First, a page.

End-of-life preferences are a challenge to decide and communicate, so a start-up called Cake helps users do both by taking them through questions about everything from life support options to the handling of social media accounts. Customers’ answers populate their Cake profile, where they can add additional messages for family members or friends. The platform stores the profile in the cloud and shares it with those customers have designated.

A start-up called Grace is intended to help its users deal with the myriad issues family members face after a death; it connects users with estate lawyers, financial planners, funeral homes, and caterers. Grace customers receive a list of tasks to complete before and after a death, and it includes relevant paperwork. The app also has staff ready to assist customers.

Currently, there’s little guidance available in this area, Alex Kruger, Grace’s cofounder and chief executive, and a licensed funeral director, told the New York Times: “At Grace we say, ‘Here are the 17 things you need to do this week’ and you can check them off as you do them. Here’s what you do the week before someone dies, when they die and then two weeks later.”

Another start-up mentioned in the article that could be relevant to hospitalists and their patients is called Parting. It provides an online directory of funeral homes searchable by ZIP code so users can quickly compare prices, services, and locations.


1. Zimmerman E. “Start-ups for the end of life,” New York Times, Nov. 22, 2016.

Quality Improvement: How to create a high-value culture

Hospitalists today are overseeing the health system’s movement toward an emphasis on value over volume.

“As leaders begin to strategize the best ways to spur transformation, our team realized that checklists and algorithms alone would likely not be enough to create sustained change in divisions and practices across the country,” said Reshma Gupta, MD, MSHPM, of the Robert Wood Johnson Clinical Scholars Program in the department of medicine at the University of California, Los Angeles. She’s the lead author of the recent study, “Development of a High-Value Care Culture Survey: A Modified Delphi Process and Psychometric Evaluation.”“Patient safety culture surveys have previously been used to drive care improvements, but no comparable survey of high-value care culture currently exists,” the authors wrote. “We aimed to develop a High-Value Care Culture Survey (HVCCS) for use by health care leaders and training programs to target future improvements in value-based care.”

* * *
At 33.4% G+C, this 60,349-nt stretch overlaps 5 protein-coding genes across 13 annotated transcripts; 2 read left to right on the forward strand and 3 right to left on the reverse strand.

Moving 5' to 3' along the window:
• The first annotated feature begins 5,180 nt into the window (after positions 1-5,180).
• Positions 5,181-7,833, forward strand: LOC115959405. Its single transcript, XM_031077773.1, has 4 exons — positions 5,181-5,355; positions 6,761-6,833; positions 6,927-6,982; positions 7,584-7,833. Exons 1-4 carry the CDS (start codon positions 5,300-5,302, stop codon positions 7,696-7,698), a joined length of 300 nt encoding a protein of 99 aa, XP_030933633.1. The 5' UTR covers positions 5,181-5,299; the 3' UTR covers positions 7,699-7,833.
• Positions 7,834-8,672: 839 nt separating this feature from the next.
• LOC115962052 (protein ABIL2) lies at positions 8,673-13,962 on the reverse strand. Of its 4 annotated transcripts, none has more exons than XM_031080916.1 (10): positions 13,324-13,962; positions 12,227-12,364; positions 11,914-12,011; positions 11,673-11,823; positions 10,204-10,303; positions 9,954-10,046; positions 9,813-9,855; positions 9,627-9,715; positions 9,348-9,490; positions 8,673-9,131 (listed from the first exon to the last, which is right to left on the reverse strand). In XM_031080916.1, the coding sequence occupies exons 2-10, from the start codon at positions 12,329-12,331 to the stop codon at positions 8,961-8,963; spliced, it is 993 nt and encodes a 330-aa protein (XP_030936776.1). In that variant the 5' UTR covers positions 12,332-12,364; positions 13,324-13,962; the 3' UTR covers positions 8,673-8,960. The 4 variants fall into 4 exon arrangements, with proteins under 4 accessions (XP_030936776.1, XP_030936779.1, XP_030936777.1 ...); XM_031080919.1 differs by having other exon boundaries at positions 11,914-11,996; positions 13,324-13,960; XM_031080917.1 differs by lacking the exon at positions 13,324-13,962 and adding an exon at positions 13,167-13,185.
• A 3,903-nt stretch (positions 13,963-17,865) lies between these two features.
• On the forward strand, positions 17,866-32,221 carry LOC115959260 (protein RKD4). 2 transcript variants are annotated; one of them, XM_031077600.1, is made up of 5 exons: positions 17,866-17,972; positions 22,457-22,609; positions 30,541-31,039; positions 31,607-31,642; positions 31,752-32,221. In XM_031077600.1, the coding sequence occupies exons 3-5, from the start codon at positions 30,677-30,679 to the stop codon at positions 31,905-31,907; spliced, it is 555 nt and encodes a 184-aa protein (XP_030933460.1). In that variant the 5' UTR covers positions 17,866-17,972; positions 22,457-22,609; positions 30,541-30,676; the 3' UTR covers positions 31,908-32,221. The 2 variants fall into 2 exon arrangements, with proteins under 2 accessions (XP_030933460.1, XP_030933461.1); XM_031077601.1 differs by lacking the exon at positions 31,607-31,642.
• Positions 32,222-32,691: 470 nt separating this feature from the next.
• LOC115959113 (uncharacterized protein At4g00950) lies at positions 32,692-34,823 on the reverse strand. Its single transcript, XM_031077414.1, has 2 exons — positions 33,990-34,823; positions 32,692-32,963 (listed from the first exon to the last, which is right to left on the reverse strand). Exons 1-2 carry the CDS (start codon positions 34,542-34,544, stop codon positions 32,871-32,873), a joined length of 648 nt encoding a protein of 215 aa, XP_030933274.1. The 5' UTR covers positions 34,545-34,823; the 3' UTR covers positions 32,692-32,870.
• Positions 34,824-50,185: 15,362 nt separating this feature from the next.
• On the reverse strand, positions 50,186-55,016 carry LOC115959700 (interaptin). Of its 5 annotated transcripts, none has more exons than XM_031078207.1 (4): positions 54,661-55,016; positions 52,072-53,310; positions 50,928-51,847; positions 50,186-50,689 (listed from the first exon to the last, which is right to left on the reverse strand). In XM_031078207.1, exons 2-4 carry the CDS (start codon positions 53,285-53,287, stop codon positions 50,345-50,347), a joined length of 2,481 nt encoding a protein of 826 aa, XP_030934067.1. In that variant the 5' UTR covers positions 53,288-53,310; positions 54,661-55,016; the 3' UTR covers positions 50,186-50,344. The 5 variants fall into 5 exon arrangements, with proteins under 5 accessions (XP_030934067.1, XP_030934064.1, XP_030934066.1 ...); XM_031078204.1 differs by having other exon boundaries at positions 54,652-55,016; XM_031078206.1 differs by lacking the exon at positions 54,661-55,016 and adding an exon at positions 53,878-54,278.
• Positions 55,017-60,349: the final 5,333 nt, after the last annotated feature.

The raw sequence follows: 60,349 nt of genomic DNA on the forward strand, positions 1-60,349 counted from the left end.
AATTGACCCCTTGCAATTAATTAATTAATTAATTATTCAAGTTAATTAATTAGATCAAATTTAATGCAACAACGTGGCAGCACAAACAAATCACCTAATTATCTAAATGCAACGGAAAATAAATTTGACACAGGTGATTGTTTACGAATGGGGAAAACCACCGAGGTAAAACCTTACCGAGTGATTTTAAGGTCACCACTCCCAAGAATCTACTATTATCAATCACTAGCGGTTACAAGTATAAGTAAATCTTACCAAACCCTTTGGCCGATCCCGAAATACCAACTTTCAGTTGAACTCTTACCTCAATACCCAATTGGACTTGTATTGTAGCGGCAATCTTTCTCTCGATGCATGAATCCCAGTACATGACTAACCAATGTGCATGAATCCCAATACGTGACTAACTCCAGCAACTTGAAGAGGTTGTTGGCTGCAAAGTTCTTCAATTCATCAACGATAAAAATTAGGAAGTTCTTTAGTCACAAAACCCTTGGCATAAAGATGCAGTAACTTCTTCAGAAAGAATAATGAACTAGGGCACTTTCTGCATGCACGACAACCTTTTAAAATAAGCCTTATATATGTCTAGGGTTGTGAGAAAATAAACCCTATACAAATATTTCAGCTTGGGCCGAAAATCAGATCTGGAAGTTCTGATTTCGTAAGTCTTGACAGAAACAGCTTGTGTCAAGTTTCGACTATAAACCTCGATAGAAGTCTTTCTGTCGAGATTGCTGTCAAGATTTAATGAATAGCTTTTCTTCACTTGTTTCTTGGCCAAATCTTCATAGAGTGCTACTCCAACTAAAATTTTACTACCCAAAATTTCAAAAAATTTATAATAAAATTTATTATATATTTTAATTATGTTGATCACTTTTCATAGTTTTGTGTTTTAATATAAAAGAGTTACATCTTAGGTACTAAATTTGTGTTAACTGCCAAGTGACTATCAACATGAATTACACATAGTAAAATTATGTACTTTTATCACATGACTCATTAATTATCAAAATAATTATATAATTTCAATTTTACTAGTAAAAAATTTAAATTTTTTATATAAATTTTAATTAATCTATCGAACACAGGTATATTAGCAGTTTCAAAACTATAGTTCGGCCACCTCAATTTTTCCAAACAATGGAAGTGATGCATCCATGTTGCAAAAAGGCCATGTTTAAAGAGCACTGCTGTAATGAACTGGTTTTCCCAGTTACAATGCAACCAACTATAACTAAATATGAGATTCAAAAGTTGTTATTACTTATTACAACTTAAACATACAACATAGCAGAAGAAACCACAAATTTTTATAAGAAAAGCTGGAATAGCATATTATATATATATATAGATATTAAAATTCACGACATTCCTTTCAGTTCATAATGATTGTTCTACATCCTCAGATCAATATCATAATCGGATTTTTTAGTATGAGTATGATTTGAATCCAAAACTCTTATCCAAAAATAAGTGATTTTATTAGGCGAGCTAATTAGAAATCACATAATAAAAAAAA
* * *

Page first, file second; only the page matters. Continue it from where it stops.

Researchers conducted a two-phase, national modified Delphi process among 28 physicians and nurse experts with diverse backgrounds. They then administered a cross-sectional survey at two large academic medical centers among 162 internal medicine residents and 91 hospitalists for psychometric evaluation.

Four factors emerged with strong reliability:

• Leadership and health system messaging.

• Data transparency and access.

• Comfort with cost conversations.

• Blame-free environment.

The HVCCS can assist hospitalists and administrators in identifying tangible areas to target, Dr. Gupta said. The instrument was found to have good reliability and appears to correlate with an important patient outcome metric: the Centers for Medicare & Medicaid Services value-based purchasing score that has determined hospital reimbursement in recent years.

Now that this instrument has been created, the next step is for hospitals to begin using it. Dr. Gupta recognizes hospital medicine already has been a national leader in efforts to promote value-based care.

“With hospitalists leading many operational or research efforts in this area,” she says, “it will be vital to measure and address culture change. We believe this tool can aid them in their efforts to shape the story of value promotion at their institutions.”


Gupta R, Moriates C, Harrison JD, et al. Development of a high-value care culture survey: a modified Delphi process and psychometric evaluation [published online ahead of print Oct. 26, 2016]. BMJ Qual Saf. doi: 10.1136/bmjqs-2016-005612.

Quick Byte: Cleaning robotic surgical instruments

Robotic surgical instruments can retain some contamination even after cleaning, a new study suggests. Over 21 months, the researchers assessed protein residue on robotic and standard surgical instruments that were cleaned according to manufacturers’ instructions. The cleanings were 99.1% effective on the standard instruments but 97.6% effective on the robotic instruments, suggesting complete eradication of surface contaminants from robotic surgical instruments may not be possible with the current cleaning procedures.


1. Preidt R. “Robotic surgical tools tough to keep clean,” HealthDay News, Nov. 1, 2016.

Suzanne Bopp is a freelance writer in New Jersey.